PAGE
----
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The Skin I Live In

The Skin I Live In Directed by: Pedro Almodovar Cast: Antonio Banderas, Elena Anaya, Jan Cornet Running Time: 1 hr 58 mins Rating: R Release Date: October 21, 2011 (Chicago)

PLOT: A scientist (Banderas) uses the body of another woman (Anaya) to try to recreate the entire body of his dead wife.

WHO'S IT FOR? Anyone who has seen an Almodovar movie will have an idea of what to expect from tone, including the movie's "telenovela" tendencies. Fans of psychological dramas might be sucked into this movie, so long as they are patient with its step-by-step storytelling. However, there's no guarantee for anyone as to how the ending will settle with you.

EXPECTATIONS: Outside of Banderas and Almodovar, I knew little about this movie. Those two names were all I needed to dive curiously into the director's followup to the quite good Broken Embraces.



Antonio Banderas as Robert Ledgard: Simply put, Ledgard is a weird guy. And with such complications, Banderas is able to cover all of their strange corners of his personality. At times, we are intrigued by him. In others, we are absolutely repulsed. Ledgard goes between sympathetic and disgusting easily, and Banderas is able to make an impression with both of these character sides. Banderas is so convincingly cold here. Score: 7

Elena Anaya as Vera Cruz: The mystery at the center of The Skin I Live In, Vera is an peculiar woman with unpredictable actions and feelings. As Almodovar aims for, she is also quite beautiful. Anaya is quite strong in this demanding performance that is at the center of the mind games of this film. Score: 7

Jan Cornet as Vicente: With the horrible act that he commits to Robert's daughter, Vicente is less than a weasel. Vicente's character is not an entirely important human being to the story so much as he's a tool in the movie's grand scheme. We only start to sympathize with Vicente when his "punishment" starts to register to us as awkwardly more cruel than the man's awful act. He's a difficult character, but a simple one in his usage. Score: 6

TALKING: Some strands of dialogue are too heavy with Almodovar's melodramatic sense, meaning that an ordinary line is pushed to be a little cheesier than it should be (especially when they are accompanied by a thunder cue, as like what happens on one occasion). Outside of a few odd moments in tone, the dramatic dialogue is clean, and with a lot of curious hints carefully dished out that make us want to see where all of this is going to end. Score: 7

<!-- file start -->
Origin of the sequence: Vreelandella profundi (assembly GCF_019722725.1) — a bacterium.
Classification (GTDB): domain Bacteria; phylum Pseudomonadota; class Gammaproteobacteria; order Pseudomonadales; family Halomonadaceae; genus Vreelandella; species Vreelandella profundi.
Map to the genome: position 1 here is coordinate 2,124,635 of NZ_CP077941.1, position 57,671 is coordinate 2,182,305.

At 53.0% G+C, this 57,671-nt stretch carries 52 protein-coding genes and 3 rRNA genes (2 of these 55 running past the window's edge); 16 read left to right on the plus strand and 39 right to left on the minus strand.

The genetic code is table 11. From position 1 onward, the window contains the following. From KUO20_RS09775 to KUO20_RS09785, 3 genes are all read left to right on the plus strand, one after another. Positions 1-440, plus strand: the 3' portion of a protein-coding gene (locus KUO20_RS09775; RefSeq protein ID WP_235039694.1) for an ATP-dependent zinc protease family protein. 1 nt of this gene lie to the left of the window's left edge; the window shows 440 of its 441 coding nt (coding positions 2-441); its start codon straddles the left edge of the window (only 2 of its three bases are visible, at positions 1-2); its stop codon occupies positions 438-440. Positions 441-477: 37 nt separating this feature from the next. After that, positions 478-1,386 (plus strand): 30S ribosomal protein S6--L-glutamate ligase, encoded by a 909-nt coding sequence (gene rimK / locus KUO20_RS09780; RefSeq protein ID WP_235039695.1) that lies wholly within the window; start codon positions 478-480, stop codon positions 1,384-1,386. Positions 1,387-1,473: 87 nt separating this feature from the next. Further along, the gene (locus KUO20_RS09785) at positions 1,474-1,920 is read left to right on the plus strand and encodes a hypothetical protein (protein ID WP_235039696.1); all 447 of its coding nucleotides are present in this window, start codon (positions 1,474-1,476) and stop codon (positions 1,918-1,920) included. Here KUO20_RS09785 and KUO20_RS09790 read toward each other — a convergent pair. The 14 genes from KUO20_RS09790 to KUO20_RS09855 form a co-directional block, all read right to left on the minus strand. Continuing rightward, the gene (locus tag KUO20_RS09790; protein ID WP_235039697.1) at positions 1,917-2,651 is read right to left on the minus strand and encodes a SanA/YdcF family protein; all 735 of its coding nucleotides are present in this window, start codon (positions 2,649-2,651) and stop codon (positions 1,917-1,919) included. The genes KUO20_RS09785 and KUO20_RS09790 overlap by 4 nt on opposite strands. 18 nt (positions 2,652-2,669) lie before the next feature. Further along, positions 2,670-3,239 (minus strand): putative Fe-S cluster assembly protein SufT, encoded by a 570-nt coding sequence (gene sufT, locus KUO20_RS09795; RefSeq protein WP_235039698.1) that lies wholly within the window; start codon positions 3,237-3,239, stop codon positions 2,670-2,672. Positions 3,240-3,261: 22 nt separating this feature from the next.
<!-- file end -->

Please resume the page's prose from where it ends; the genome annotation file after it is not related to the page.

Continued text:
SIGHTS: Although a lot of medical equipment is seen when Ledgard is working, we hardly understand the technology. Thankfully, the mechanics of Ledgard's odd operations are not so important, so much as their artful value. Score: 6

SOUNDS: The score for The Skin I Live In variates between muted-trumpet jazz to thumping techno in its more "intense" scenes. There's even a cover of an Elliot Smith song thrown in randomly to the mix, to keep the sounds of the film disorienting - much like the entire experience of the movie itself. Score: 6


BEST SCENE: The first act of the movie is pretty strong, as it works with romantic voyeurism and strange scenarios. It sets up all of the questions that will be answered patiently in the next two acts of the film.

ENDING: "I'm Vicente."


REWATCHABILITY: I'm curious to see how the pacing of the movie feels a second time, knowing now how the pieces come together.


The Skin I Live In is a mind-bending movie that nearly snaps due to some awkward melodrama and an over-complicated story. There are definitely moments in which the rather simple story of Skin feels like it could cut some of its fat. Flashbacks in particular feel like strong weight against the pacing of the film; or like they are tangents. Thankfully for Almodovar's desire to tie everything back together, the mystery of The Skin I Live In is able to leave a near knock-out effect on its audience in the conclusion, as long as he hasn't lost grip of them with his dragging running time.

For those who dive into The Skin I Live In, the payoff is certainly worth it. This is another story from Almodovar that is as intriguing as it is strange; another tale that has us rethinking the science of sexuality. It gets under your skin, and into your mind as well.


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